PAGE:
Armstrong, from Christchurch, New Zealand, was set to travel from his current home in London to Indianapolis this weekend to meet his new team. He won’t need an introduction to Dixon, the 42-year-old considered the best IndyCar driver of his generation and Armstrong’s unequivocal childhood hero.

Last season, Dixon earned his 53rd career victory to pass Mario Andretti for second on the all-time list. Dixon has driven for Ganassi in all but 23 of his 345 career starts.

“For a long time I’ve been a Scott Dixon fan. I don’t want to make him cringe with our age difference,” Armstrong told the AP.

Despite the two-decade age difference, Armstrong never considered someday racing with Dixon a fantasy.

He convinced his father after winning five national karting championships to allow him to leave New Zealand for Italy at age 14, where he moved by himself to pursue a racing career. Armstrong said as soon as he’d received parental permission, he’d never look back.

Armstrong was in Formula 4 two years after his move to Italy and won that title in his first season. He won four races and four poles in F3 in the 2018 and 2019 seasons, then collected four wins and eight podiums in three seasons of F2.

“Maybe it’s a strength, or maybe it’s a weakness, but I always thought I was capable of doing great in the sport,” Armstrong told the AP. “I think you probably have to succeed in the sport, you need to believe in yourself. I always pictured myself being in IndyCar.

“As Scott’s teammate? I can’t specifically say I saw that. It’s an extraordinary chain of events.”

Armstrong becomes just the latest driver to leave Europe, where F1 is the pinnacle but has only 20 seats each year. Alexander Rossi began the trend in 2016 when the American left F1 and won the Indianapolis 500 as a rookie. He’s been followed by Ericsson, last season’s Indy 500 winner, Romain Grosjean, Illot, Lundgaard, and on Thursday three-time W Series champion and Williams F1 reserve driver Jamie Chadwick was announced as driver for Andretti Autosport in IndyCar’s second-tier development series.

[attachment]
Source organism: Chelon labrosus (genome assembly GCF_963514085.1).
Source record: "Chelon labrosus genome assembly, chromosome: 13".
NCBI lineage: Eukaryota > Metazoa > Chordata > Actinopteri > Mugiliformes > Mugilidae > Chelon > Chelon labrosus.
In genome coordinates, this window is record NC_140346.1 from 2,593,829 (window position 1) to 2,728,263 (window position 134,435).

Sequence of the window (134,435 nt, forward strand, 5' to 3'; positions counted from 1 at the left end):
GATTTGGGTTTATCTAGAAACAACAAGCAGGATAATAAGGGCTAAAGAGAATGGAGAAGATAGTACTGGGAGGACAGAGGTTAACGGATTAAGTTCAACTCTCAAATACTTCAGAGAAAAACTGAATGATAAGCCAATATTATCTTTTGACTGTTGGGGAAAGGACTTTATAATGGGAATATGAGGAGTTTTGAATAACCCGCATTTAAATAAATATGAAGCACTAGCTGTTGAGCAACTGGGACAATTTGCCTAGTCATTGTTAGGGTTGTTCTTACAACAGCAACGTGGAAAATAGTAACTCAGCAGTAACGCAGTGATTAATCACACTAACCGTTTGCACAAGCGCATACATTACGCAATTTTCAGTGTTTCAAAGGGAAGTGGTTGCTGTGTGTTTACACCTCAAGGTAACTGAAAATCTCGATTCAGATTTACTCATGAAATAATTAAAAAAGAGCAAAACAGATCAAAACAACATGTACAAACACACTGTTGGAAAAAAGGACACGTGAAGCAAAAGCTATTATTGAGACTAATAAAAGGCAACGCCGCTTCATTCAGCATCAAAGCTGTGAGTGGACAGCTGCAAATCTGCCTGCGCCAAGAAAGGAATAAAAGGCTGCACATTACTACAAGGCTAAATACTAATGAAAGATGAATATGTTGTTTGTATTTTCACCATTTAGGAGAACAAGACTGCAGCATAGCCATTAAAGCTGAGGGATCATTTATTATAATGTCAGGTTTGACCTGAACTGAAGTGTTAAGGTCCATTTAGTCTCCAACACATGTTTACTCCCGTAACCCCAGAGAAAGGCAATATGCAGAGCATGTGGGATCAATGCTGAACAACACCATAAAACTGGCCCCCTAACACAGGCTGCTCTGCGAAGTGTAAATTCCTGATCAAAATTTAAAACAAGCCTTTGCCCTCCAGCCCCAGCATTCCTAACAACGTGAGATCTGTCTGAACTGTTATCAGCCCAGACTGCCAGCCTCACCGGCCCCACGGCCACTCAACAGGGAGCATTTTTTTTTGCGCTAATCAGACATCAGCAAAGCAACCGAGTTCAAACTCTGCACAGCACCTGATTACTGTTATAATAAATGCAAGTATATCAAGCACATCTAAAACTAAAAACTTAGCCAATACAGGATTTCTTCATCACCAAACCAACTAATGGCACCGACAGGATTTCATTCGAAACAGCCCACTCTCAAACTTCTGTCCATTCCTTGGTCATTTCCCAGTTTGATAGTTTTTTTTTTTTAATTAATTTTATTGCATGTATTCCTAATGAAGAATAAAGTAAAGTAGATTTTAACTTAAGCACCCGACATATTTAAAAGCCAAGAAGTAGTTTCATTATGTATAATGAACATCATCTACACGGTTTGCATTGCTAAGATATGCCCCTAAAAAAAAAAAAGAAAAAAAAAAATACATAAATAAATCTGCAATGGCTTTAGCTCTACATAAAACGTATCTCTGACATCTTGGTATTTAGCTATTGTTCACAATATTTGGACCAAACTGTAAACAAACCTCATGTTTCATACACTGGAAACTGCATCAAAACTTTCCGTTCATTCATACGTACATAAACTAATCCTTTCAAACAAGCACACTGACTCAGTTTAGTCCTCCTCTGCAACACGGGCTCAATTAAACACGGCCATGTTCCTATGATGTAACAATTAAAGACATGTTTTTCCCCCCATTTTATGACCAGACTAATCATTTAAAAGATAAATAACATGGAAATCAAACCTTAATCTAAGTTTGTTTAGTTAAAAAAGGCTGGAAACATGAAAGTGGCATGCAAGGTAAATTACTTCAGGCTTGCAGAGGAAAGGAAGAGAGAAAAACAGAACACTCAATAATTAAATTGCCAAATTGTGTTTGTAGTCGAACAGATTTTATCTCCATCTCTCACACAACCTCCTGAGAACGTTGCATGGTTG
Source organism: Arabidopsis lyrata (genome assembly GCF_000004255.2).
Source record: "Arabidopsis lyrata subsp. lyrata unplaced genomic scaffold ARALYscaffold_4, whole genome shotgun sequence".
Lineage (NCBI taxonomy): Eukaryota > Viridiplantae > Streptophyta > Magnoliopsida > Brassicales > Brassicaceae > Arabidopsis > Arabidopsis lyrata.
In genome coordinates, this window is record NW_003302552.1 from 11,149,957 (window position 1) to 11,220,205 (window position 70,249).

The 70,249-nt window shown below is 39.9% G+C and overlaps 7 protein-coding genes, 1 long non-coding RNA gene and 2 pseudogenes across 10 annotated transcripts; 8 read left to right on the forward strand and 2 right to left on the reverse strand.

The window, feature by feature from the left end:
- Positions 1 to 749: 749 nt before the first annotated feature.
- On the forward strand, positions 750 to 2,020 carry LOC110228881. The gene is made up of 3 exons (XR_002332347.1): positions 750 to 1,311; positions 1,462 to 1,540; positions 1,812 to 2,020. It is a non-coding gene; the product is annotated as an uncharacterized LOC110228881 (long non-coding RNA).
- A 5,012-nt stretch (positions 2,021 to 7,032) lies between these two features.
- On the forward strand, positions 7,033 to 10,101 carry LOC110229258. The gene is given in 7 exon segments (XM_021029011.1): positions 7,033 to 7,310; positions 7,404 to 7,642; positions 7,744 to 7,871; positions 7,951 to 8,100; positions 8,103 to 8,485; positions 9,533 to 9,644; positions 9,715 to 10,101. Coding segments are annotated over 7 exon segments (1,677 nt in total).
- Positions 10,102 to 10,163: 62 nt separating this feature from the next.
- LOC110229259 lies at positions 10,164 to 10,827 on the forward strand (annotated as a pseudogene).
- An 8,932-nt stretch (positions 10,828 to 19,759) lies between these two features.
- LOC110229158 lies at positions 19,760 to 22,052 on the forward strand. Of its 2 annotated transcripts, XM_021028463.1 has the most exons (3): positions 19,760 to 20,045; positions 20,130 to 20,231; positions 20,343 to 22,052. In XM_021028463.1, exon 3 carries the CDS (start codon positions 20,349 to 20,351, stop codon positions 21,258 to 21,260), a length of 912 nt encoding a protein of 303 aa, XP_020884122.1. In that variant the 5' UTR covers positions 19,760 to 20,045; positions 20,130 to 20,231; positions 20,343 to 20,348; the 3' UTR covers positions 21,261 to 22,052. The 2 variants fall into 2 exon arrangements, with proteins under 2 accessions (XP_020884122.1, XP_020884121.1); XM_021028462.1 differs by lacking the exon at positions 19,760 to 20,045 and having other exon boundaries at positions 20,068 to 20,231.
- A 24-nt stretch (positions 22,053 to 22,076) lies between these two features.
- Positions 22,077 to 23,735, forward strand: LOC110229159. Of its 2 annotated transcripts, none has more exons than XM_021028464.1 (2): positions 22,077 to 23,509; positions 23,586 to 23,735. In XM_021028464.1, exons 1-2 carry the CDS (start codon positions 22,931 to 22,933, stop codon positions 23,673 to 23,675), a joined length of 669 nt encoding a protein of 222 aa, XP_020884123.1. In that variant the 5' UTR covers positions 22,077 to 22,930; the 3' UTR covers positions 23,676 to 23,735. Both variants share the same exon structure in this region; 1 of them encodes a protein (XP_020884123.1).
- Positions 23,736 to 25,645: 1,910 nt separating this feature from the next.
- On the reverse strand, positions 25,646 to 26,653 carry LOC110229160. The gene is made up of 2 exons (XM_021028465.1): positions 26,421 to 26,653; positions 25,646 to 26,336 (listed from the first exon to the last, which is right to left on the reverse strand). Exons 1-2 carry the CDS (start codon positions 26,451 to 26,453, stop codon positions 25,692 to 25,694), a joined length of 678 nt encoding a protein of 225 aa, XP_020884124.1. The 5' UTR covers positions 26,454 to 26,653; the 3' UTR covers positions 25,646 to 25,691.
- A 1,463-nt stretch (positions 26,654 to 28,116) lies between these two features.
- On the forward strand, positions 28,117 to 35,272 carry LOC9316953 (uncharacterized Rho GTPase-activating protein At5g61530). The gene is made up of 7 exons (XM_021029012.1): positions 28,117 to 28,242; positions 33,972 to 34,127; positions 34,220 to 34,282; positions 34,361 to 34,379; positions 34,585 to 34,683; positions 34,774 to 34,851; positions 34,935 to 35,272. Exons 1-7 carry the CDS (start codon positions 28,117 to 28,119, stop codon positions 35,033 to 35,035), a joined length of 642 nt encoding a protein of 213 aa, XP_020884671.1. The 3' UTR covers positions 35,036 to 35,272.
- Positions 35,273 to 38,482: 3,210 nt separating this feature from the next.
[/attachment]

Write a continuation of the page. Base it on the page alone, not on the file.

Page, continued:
Armstrong said he could have remained in F2 for a fourth season, but he’d been watching IndyCar for so long, and after conversations with Illot and Lundgaard, he decided to make the move to what he believes is the most balanced racing series in the world. He tested for Dale Coyne Racing at Sebring in October.

He doesn’t know if European racing is done for good, just that he wants to be in IndyCar right now.

“I don’t want to think too far into the future, I’m just grateful for this opportunity that is standing right in front of me,” Armstrong said. “I want to perform as well as I can in the near future and just consolidate myself in the fantastic chance that is IndyCar and just do my best.

“I’m not looking at F1 as a landing spot – I am looking at IndyCar, and that’s exactly why I am here.”